When I first booked my flights from Memphis, U.S.A to Sydney, Australia, I was extremely excited to have the opportunity to fly for an extended period of time, and for the opportunity to study abroad as a whole. I knew that there would be challenges, as I expected with every aspect of my journey, but I still didn’t quite know what to expect. In preparation, I took bad opinions of flying long distances with a grain of salt and took helpful opinions with hopeful thinking. Hearing that “the food is horrible” and “it will be the most miserable jet lag ever” was not going to be helpful, right? But hearing decent advice such as “be sure to walk around every hour or so” and “make sure you pack snacks” were a lot more comforting.
After flying international for the first time, I have some helpful advice of my own. Of course, the experience will be different for everyone due to factors like age, physical size, airline variations, and destinations, but I hope that these tips will help everyone who reads in some form as they embark on an international flight of their own.
My first tips are on something that happens before the flight: packing! I was sure to pack everything that I needed for at least my first two weeks. Depending on the access you will have in your host country, you may only need to pack for a week or even a few days, but try to know before you go to avoid packing unnecessary items or leaving behind things you may need. Whichever option is best for you, be sure to weigh your bags several times before getting to the airport, and leave a few pounds/kilograms as wiggle room for scale variations (don’t be like me and have to choose which six pounds of luggage you’ll have to sacrifice because your luggage scale was off). Also, be sure to book your baggage allowance in advance and only take what you can handle if you will have to travel independently with your bags for some time. (Lugging 160 pounds of luggage with two broken wheels from terminal to terminal by yourself can prove to be quite the experience!)
Next, get to know your airline in advance. Will your flight have meals that cater to your needs? Will there be complimentary in-flight entertainment and wi-fi or should you bring a few books and some music? Will there be pillows and blankets, or should you bring your trusty neck pillow? Are there different luggage restrictions as you move from flight to flight? These are all important questions, but also be sure to check on factors such as seat selections, terminal transfers, and which layovers you may have to reclaim your luggage and go through customs at. These can all be critical factors in choosing an airline and itinerary. I learned that a 30-minute layover was not long enough at a destination where my airline had separate domestic and international terminals that involved a 30-minute bus transfer. Knowing that in advance could have saved me the stress of missing a flight and being moved to a later one!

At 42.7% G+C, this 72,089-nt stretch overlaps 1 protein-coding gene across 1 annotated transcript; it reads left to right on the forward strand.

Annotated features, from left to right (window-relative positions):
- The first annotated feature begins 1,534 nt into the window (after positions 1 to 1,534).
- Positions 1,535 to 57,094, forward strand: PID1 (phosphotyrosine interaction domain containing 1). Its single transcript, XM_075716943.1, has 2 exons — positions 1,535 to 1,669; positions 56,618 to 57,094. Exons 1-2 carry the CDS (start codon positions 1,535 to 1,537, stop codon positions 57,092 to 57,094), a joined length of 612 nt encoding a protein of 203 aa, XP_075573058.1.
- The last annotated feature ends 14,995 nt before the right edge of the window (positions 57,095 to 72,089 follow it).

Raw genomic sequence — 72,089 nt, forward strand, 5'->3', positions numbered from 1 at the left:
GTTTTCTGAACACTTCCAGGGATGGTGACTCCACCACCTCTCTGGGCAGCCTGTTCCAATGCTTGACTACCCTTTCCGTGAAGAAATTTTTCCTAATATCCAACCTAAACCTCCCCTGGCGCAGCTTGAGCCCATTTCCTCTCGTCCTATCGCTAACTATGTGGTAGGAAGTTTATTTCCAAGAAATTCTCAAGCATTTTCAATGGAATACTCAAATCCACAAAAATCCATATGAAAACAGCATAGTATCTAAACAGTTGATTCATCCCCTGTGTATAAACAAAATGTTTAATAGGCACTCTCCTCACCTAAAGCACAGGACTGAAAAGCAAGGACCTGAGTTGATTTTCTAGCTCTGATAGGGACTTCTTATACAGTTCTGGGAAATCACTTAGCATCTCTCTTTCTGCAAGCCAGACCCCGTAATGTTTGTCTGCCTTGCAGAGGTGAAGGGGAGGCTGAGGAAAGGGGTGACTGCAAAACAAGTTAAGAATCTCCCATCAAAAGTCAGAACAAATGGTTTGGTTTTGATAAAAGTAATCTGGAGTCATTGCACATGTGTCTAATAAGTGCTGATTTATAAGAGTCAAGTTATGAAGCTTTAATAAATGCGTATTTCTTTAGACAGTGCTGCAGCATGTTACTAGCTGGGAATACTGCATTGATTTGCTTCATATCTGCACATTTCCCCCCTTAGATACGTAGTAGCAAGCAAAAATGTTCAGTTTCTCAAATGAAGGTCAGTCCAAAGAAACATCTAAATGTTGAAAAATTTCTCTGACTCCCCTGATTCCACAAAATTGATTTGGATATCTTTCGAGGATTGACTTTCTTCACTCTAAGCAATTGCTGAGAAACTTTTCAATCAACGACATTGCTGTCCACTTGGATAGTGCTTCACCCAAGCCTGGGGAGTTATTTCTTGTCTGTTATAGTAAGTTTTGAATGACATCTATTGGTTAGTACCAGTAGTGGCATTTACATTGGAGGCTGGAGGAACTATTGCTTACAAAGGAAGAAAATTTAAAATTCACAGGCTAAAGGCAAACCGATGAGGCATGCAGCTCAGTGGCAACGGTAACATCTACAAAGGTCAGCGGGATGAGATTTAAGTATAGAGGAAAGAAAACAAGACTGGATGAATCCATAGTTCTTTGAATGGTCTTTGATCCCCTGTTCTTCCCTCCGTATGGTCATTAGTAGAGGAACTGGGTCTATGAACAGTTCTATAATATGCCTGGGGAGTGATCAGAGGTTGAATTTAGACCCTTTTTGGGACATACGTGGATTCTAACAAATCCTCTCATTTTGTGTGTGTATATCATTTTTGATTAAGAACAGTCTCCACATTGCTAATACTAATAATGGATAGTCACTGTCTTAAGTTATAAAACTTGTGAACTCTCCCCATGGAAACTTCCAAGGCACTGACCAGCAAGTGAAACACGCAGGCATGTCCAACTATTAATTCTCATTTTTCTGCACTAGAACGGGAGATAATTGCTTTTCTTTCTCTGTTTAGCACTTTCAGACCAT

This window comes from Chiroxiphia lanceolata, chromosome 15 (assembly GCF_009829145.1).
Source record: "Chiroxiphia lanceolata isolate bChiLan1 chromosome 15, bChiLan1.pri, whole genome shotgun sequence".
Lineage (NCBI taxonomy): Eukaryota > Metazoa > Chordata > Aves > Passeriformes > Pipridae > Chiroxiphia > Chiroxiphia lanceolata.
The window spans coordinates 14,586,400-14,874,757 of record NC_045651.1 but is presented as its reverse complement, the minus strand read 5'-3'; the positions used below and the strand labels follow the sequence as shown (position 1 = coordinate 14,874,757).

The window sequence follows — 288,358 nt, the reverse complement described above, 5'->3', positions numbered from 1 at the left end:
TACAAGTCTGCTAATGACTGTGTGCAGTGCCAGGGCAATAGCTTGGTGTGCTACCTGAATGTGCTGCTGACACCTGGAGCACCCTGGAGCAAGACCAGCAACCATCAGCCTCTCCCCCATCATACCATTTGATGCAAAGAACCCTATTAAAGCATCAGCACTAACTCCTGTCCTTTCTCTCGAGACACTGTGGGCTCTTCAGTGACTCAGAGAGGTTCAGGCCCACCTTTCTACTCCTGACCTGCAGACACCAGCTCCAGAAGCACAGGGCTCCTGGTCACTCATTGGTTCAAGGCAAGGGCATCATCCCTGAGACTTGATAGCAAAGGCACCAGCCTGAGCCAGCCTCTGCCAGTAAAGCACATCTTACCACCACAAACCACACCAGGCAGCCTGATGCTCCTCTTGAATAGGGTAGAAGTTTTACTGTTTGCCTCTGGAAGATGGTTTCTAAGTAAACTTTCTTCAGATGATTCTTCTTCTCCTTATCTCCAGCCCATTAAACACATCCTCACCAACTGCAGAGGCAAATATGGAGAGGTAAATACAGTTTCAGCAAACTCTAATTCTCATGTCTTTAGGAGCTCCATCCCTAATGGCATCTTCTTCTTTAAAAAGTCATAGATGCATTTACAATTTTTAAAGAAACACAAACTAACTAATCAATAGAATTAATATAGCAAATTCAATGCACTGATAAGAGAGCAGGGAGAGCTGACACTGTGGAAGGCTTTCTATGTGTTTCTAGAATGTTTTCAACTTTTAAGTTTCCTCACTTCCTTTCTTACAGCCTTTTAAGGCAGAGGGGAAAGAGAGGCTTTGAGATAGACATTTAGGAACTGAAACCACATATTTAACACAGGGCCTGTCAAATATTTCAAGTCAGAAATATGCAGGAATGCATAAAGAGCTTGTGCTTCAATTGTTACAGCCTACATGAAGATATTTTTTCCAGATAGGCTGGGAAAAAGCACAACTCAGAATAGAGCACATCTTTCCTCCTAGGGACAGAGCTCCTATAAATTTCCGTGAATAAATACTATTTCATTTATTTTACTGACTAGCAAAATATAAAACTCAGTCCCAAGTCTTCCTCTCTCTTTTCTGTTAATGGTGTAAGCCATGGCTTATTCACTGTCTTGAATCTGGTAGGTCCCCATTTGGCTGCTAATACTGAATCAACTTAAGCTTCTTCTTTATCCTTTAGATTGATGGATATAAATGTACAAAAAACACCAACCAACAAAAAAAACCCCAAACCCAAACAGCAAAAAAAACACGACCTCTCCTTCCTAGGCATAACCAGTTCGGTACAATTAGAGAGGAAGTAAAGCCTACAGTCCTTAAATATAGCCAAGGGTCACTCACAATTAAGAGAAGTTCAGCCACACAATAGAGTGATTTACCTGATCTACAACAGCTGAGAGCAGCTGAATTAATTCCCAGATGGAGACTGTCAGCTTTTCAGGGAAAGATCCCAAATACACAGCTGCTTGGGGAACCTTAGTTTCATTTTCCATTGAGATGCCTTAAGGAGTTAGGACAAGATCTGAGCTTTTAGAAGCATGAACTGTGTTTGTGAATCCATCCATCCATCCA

Third, if not most important of all, be sure to rest! Time your rest to help your adjustment to a new time zone and to ensure that you will be well-rested upon arrival (or ready to sleep depending on when your flight will arrive). My flights and layovers from Memphis to my accommodation in Australia totaled at about 30 hours with my longest flight being about 18 hours long. Pair this with a positive 17 hour time difference, and you can bet that my internal clock was not on local time in Australia. However, I avoided a lot of fatigue by forcing myself to stay awake long past bedtime and far into the flight so that I would wake up at a decent local time. While it still took a few days to completely adjust, I was able to avoid fatigue during the day, and actually get some sleep at night (even if I did wake up at 4am every morning!).
I hope that these tips will be helpful to others as they embark on international journies and study abroad trips of their own. These three aspects proved to be the biggest learning experiences for me on my international journey. With that being said, inconvenient things happen to the best of us, but don’t panic! Sacrificing some of my favorite clothes to meet luggage restrictions, having my luggage wheels broken, missing a flight, and taking three days to sleep until 8am could have all been negative parts of my journey to Australia, but I embraced them as learning experiences instead! I encourage everyone to do this, not just with flying, but in life! Don’t let minor inconveniences ruin your day, but try to look past the frustrations and see the bright sides. For me, spending an entire semester in Sydney, Australia was worth all of these things, and I would do them all over again to get here. Best of luck to all, and I hope that my words will be helpful to you as you embark on your journey of flying and your journey of life!
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